Wednesday, November 06, 2013
Obama administration to clamp down on companies that buy consumer debt and pursue consumers for debt they don't owe
The Consumer Financial Protection Bureau is planning to implement new rules regulation debt collectors.
The biggest problems seem to occur with companies that buy the debt of other companies on pennies on the dollar and pursue consumers. Apparently these companies have not been regulated as well as companies that recover debt as third party collectors. I worked for one of these latter companies in St. Paul MN in 2003 (RMA, or Risk Management Associates) and found it was well run. Other competitors in the Twin Cities then included Tri-Advantage, and Allied Interstate. RMA was very good about following the law (FDCPA, or Fair Debt Collection Practices Act) and allowing consumers to file formal disputes.
I could mention a book from Paladin by Max Edison, "Beat the Bill Collector: How to Obtain Freedom from your Debt" (1997). I know the person and met him after moving to Minneapolis in 1997 (through the Libertarian Party of Minnesota) and he does described what it is like to work for one of these companies in suburban Minneapolis along I-494. He also authored "Financial Freedom: How to Work Less and Live More" (1999).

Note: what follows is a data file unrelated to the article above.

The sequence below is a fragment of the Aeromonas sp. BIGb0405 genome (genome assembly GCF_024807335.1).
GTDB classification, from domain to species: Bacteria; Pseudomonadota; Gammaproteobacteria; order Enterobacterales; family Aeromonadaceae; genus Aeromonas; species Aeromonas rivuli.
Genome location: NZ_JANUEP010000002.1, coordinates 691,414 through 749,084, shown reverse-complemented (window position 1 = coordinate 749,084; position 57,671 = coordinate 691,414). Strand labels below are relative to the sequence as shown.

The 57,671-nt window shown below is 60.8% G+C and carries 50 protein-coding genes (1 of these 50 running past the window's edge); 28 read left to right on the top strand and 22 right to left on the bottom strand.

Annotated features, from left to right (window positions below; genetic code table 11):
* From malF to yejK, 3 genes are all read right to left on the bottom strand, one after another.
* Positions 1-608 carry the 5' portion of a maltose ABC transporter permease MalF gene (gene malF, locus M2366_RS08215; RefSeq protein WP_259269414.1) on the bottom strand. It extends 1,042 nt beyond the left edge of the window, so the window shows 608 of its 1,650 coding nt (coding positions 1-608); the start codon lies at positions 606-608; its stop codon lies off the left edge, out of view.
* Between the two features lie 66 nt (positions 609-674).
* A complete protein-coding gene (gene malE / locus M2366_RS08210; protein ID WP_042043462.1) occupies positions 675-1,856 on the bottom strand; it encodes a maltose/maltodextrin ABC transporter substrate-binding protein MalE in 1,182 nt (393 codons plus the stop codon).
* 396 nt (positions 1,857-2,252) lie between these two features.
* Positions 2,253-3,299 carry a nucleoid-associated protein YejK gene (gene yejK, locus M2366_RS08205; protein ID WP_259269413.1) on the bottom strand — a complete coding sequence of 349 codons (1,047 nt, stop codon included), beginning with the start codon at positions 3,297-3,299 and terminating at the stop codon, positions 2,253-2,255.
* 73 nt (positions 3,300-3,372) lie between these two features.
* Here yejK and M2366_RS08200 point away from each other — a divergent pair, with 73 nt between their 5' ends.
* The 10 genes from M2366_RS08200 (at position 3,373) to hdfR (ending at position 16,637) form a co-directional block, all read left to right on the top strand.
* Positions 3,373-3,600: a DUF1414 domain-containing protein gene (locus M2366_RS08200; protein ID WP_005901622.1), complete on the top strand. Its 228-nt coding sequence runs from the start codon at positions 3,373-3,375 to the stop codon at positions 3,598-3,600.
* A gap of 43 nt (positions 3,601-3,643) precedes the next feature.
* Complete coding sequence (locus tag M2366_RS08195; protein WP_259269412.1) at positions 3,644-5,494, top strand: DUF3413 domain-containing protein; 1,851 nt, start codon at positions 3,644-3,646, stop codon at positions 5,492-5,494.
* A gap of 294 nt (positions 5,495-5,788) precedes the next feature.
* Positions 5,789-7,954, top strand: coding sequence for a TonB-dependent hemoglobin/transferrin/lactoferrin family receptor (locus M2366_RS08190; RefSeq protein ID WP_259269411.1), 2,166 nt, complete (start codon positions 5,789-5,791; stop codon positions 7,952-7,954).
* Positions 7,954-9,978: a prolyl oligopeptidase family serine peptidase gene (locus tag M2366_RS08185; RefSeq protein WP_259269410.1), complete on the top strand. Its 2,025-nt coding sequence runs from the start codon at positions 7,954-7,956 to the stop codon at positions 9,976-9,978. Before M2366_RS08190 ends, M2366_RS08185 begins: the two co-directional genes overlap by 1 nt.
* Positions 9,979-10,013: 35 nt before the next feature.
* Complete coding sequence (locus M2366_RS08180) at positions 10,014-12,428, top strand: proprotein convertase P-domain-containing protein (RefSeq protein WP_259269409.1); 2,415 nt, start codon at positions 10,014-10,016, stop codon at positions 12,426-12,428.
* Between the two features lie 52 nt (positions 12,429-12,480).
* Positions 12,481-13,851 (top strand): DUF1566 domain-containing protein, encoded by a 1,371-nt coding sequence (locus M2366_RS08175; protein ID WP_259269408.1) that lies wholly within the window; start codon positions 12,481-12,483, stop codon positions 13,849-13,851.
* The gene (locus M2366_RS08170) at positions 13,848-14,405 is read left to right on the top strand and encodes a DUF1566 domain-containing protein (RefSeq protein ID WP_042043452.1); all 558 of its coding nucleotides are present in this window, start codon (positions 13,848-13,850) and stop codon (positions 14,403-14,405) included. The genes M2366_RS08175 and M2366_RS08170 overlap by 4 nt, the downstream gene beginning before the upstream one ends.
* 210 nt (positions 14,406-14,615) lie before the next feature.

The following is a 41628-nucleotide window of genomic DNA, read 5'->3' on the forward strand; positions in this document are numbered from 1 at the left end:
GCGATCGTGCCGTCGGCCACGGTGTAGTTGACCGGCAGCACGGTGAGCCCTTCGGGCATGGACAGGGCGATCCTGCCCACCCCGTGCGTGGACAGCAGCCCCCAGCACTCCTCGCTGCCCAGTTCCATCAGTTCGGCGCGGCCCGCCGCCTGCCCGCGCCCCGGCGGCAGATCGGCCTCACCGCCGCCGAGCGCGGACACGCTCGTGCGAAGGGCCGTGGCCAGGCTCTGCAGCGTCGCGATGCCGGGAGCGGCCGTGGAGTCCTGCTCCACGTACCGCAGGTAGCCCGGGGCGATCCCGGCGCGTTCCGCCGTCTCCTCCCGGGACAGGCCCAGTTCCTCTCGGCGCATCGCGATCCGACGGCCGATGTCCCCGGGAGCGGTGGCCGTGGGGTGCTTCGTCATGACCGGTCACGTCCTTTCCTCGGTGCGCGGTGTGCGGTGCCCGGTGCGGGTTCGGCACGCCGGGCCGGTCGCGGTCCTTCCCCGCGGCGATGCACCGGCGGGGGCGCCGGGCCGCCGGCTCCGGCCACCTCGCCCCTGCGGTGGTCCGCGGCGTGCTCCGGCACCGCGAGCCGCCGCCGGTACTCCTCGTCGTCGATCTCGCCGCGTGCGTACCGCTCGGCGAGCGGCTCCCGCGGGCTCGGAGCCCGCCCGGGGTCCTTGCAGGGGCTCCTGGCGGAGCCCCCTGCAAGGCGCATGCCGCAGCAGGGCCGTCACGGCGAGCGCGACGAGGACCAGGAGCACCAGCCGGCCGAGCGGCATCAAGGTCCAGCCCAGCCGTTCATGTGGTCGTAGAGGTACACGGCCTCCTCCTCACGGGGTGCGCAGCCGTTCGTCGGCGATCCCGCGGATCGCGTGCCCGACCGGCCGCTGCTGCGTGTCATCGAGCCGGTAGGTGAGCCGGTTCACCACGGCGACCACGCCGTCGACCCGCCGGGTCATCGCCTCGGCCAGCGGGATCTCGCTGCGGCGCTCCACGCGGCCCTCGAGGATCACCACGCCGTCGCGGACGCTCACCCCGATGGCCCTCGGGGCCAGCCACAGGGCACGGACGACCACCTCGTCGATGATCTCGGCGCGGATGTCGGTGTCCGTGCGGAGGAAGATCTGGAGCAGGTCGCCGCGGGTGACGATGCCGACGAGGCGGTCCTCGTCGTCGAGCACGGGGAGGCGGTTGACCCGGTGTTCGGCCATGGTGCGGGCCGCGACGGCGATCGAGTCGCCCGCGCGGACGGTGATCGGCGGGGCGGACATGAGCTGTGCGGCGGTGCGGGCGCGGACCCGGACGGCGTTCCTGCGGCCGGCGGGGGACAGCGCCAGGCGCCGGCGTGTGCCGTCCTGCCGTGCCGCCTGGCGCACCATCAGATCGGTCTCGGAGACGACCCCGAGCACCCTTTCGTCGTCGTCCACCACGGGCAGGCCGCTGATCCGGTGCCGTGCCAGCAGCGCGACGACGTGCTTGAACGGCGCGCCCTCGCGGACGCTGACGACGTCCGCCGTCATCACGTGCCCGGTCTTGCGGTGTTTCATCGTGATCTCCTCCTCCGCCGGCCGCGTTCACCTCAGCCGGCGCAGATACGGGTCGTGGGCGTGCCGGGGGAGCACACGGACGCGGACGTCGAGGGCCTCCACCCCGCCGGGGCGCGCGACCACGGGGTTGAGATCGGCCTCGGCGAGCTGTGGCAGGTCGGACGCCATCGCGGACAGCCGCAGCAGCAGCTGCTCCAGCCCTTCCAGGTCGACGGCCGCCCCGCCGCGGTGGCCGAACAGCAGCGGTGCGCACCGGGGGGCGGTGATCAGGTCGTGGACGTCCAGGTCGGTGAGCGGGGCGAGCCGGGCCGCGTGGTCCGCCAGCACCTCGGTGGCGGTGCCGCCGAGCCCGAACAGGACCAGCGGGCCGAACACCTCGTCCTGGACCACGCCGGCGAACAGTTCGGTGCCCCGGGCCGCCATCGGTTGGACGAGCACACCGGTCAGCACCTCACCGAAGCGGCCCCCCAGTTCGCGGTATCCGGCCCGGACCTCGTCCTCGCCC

In 2000, I had checked my own credit report and found a 1980 bill, expanded to about $600, from an old Chemical Bank purchase that had been lost. I called the company in NYC (National Credit Systems) holding it, and it immediately threatened to sue me. I did pay, but I was not given the chance to dispute it or find out if it was valid, and had fallen through the cracks in a relocation. It had not surfaced in 1987 when Chilton, in Dallas, did credit checks on all its employees.
The news story in the Washington Post by Danielle Douglas, p. A16, link here.
There is also a problem with debtors being sued directly by law firms.
The news story suggests that people are chased for debts that they do not owe, because of identity theft or because of incorrect systems processing, sometimes for very old bills after bank mergers.
Apparently this is a much bigger problem for debt that has been sold.
Medical and dental collections is also a big separate issue, which may only slowly come under control if Obamacare finally really “works”.